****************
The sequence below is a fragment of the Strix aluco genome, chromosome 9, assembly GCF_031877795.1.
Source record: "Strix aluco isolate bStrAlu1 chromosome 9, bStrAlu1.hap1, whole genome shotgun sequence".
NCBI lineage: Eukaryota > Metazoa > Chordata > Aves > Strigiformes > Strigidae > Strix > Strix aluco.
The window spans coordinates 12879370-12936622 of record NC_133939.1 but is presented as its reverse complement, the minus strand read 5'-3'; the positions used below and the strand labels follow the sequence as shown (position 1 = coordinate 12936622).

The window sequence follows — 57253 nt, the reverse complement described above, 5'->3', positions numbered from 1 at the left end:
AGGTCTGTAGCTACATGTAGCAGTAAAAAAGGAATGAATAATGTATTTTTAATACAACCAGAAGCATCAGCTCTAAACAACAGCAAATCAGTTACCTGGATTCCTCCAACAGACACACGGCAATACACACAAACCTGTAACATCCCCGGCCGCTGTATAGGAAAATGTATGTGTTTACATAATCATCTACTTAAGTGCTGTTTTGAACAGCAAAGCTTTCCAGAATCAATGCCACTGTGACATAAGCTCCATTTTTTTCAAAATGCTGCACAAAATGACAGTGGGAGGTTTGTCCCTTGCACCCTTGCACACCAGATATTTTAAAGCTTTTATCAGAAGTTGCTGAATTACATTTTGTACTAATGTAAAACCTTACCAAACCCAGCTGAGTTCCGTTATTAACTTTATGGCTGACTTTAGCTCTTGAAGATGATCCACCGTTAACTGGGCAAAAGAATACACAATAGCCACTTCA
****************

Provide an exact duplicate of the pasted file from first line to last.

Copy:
The sequence below is a fragment of the Strix aluco genome, chromosome 9, assembly GCF_031877795.1.
Source record: "Strix aluco isolate bStrAlu1 chromosome 9, bStrAlu1.hap1, whole genome shotgun sequence".
NCBI lineage: Eukaryota > Metazoa > Chordata > Aves > Strigiformes > Strigidae > Strix > Strix aluco.
The window spans coordinates 12879370-12936622 of record NC_133939.1 but is presented as its reverse complement, the minus strand read 5'-3'; the positions used below and the strand labels follow the sequence as shown (position 1 = coordinate 12936622).

The window sequence follows — 57253 nt, the reverse complement described above, 5'->3', positions numbered from 1 at the left end:
AGGTCTGTAGCTACATGTAGCAGTAAAAAAGGAATGAATAATGTATTTTTAATACAACCAGAAGCATCAGCTCTAAACAACAGCAAATCAGTTACCTGGATTCCTCCAACAGACACACGGCAATACACACAAACCTGTAACATCCCCGGCCGCTGTATAGGAAAATGTATGTGTTTACATAATCATCTACTTAAGTGCTGTTTTGAACAGCAAAGCTTTCCAGAATCAATGCCACTGTGACATAAGCTCCATTTTTTTCAAAATGCTGCACAAAATGACAGTGGGAGGTTTGTCCCTTGCACCCTTGCACACCAGATATTTTAAAGCTTTTATCAGAAGTTGCTGAATTACATTTTGTACTAATGTAAAACCTTACCAAACCCAGCTGAGTTCCGTTATTAACTTTATGGCTGACTTTAGCTCTTGAAGATGATCCACCGTTAACTGGGCAAAAGAATACACAATAGCCACTTCA